The median rental price for a Brooklyn apartment fell 1.5 percent to $2,808 in August 2014 compared to August 2013, which is the first time in 14 months that the Brooklyn median rental price declined from the prior year period, but the average rental price in the borough increased 2 percent to $3,172 year-over-year. Also, total listing inventory in Brooklyn increased 32.5 percent to 1,797. Median rents in Manhattan rose 0.8 percent to $3,175, the number of new rentals declined 5.9 percent to 4,551, and the vacancy rate fell to 1.87 percent in August 2014 compared to the same month last year. In Queens, the median rental price fell 1 percent to $2,788 year-over-year and the listing inventory fell 6.8 percent to 317 month-to-month.
Average rents for one-bedroom apartments in the Rego Park section of Queens increased by nearly 13 percent to $1,996 in August compared to July, and average rents for two bedroom apartments increased by more than 9 percent to $2,566 during this period, according to a report by MNS. Young families are moving into the area in search of space after being priced out of other communities such as Long Island City and Astoria.
New York City’s private and public building owners initiated $5.7 billion worth of alternation and renovation projects in 2013, a 5 percent increase from 2012, according to a New York Building Congress analysis. Of the total, office alternation and renovation work accounted for $2.1 billion in construction starts in 2013, which is a 66 percent increase from 2012. In the first six months of the year, alternation and renovation construction was valued at $3.6 billion and of that amount $1.2 billion was in the office sector.
The Real Deal reported on permits filed in August for 10 major projects located throughout the city. The list includes a permit filed by the Moinian Group for 466,256 square feet of commercial space at 400 11th Avenue/3 Hudson Boulevard in Hudson Yards; a 44-story tower that will include 111 apartments at 68 Trinity Place; a 207,053-square-foot, 33-story tower, with 270 residential units at 44-26 Purves Street in Long Island City; a 110,207-square-foot, 33-story, 271-room hotel at 151 Maiden Lane in Lower Manhattan; a 26-story, 150-room Wingate by Wyndham Hotel at 32-55 Queens Boulevard in Long Island City; a 14-story, mixed-use building with 55 residential units at 2230 Broadway on the Upper West Side; a six-story, 55,740-square-foot residential building with 58 units on an empty lot at 950 Summit Avenue in the Highbridge section of the Bronx; an 11-story, mixed-use building at 11-51 47th Avenue in Long Island City; an 18-story, 51,625-square-foot building project with 30 condos at 570 Broome Street; and a 7-story, 51,355-square-foot-building with 44 residential unit s at 7516 Bay Parkway in the Bensonhurst section of Brooklyn.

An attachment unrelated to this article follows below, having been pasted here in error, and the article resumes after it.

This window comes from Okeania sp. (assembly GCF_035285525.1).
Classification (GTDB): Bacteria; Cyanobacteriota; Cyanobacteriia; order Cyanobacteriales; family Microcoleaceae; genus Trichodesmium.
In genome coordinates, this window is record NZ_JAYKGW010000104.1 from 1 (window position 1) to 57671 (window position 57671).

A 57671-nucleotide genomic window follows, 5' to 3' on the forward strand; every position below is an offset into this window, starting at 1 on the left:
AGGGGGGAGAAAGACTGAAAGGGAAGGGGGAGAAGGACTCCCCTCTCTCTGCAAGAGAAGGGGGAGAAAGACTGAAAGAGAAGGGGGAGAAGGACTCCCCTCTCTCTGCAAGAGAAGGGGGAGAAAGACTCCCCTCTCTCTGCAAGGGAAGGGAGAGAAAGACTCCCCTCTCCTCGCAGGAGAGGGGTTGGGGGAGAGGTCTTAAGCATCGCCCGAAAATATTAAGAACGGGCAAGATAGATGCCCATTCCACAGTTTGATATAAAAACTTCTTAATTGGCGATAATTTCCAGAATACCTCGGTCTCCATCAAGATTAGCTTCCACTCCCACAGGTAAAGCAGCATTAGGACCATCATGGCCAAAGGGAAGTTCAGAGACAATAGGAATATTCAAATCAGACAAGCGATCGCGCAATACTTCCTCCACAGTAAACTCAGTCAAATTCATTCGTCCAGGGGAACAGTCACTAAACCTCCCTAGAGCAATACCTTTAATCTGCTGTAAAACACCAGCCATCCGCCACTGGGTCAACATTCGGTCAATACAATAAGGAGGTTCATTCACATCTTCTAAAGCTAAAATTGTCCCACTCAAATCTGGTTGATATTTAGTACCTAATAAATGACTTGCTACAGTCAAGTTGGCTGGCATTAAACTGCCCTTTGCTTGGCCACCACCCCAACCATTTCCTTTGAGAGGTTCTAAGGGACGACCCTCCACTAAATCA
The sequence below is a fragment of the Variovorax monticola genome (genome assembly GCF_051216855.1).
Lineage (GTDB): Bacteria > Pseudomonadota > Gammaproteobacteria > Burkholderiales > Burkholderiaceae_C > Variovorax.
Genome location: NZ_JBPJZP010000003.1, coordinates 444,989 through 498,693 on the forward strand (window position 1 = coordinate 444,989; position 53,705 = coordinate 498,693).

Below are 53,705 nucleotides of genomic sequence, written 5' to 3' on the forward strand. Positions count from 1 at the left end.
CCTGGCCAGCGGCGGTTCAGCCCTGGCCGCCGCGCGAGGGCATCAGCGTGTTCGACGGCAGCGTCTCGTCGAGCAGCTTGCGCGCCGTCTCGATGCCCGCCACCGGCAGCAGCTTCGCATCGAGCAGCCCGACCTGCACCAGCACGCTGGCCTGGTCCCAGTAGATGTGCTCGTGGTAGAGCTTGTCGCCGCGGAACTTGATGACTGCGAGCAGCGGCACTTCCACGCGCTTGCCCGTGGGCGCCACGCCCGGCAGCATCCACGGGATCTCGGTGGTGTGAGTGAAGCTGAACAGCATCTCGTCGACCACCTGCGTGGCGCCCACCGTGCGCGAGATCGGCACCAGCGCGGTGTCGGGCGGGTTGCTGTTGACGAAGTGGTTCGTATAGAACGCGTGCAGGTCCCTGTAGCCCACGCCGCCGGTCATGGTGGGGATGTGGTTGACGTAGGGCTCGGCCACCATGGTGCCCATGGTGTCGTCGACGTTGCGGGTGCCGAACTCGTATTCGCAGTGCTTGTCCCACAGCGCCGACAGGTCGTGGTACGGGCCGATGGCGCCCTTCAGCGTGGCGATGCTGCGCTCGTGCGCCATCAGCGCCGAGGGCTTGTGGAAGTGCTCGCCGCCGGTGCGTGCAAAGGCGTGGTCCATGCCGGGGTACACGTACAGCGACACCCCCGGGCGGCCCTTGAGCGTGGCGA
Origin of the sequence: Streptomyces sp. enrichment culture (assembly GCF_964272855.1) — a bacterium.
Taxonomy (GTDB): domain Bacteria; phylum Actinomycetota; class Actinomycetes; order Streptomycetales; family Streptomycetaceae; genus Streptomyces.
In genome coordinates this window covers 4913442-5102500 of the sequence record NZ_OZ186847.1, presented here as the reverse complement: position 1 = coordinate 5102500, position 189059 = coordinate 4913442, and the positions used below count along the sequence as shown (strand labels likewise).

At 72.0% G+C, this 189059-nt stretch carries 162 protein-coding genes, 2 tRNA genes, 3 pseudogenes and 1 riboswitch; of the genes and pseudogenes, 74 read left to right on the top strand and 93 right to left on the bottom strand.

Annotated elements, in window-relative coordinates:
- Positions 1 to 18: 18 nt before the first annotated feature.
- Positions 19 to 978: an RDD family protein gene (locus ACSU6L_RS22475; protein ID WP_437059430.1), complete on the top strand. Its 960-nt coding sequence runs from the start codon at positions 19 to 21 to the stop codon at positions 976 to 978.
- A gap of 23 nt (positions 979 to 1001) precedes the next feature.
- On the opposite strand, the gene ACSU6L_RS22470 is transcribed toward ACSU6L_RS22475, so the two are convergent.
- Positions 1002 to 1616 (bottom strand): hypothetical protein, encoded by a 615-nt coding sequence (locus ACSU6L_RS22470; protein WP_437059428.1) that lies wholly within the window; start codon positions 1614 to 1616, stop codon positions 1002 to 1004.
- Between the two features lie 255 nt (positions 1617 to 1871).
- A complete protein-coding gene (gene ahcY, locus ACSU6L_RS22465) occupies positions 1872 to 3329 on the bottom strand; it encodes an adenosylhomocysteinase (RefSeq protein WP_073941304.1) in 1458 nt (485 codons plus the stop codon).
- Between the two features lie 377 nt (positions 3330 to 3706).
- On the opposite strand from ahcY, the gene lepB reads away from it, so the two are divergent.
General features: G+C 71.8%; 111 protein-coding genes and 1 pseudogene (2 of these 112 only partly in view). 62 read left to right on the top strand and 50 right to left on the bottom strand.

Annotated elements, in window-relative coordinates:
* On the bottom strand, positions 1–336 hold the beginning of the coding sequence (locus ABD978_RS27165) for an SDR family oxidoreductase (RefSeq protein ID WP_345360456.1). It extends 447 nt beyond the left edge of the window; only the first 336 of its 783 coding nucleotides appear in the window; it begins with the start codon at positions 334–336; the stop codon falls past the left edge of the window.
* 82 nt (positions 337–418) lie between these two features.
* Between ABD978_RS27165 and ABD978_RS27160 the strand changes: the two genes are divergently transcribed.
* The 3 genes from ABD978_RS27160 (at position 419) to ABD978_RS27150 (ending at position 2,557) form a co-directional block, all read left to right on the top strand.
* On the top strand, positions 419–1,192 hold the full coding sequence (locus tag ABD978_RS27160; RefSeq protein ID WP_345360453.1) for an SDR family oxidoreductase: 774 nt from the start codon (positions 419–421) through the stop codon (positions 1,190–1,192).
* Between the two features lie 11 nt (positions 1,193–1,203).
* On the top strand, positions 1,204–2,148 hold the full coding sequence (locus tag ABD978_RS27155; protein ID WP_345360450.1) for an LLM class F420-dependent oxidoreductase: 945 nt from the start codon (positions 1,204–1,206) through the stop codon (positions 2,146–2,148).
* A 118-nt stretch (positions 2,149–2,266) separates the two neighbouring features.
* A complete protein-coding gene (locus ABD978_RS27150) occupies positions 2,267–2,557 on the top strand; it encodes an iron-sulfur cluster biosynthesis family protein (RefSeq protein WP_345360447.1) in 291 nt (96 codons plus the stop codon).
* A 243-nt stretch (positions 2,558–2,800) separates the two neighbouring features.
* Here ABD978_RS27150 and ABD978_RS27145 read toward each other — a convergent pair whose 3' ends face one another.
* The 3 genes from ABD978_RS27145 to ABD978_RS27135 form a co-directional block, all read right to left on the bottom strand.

Developer Sarjay Patel is planning to build a nine-story, 75-key hotel at 335 Grand Concourse on the corner of East 140th Street in the South Bronx, New York YIMBY reports. The high-end hotel, which will be walking distance from Yankee Stadium, will primarily serve the courthouse complex at East 161st Street, Hostos College, and Lincoln Hospital. It also will target the Manhattan market because the nearby 138th Street subway station is one stop from Manhattan.
A rendering of a 10-story supportive housing project that social services provider PSCH is planning to build in the Morrisania section of the South Bronx was recognized by New York YIMBY for its attractive design. “Its colorful, minimalist look and clean facade would be at home in Williamsburg, but its Bronx location makes it far more impressive,” the article said. The 40,000-square-foot building, which will have studio, one- and two-bedroom apartments, was designed by Urban Architectural Initiatives and is scheduled to break ground this month.
The Bushwick section of Brooklyn features mostly frame houses and industrial areas, which is an advantage because it gives builders “a blank canvas to create whatever we want,” one active developer said in a NY Times profile of the area. Artists and students priced out of Williamsburg and Long Island City began moving into the industrial northwest section in the mid-2000s and were followed by galleries, restaurants, and bars. Today young people in their 20s and 30s are moving into the area and new rentals and condos are being developed to accommodate them.
Two subsidiaries of the Lightstone Group, which is developing a 700-apartment complex along the banks of the Gowanus Canal in Brooklyn, will spend $20 million to help clean up toxic soil beneath the project, DNAinfo reports. The cleanup will include removing 17,500 cubic yards of contaminated soil and conducting tests to find the source of the contamination. Lightstone started construction on a 12-story tower at the site at Bond and Second Streets earlier this year.
The N and R trains will resume service on Monday under the East River between Court Street in Brooklyn Heights and the Whitehall Street station in Lower Manhattan. The tunnel has been closed since last summer to repair damage caused by Hurricane Sandy.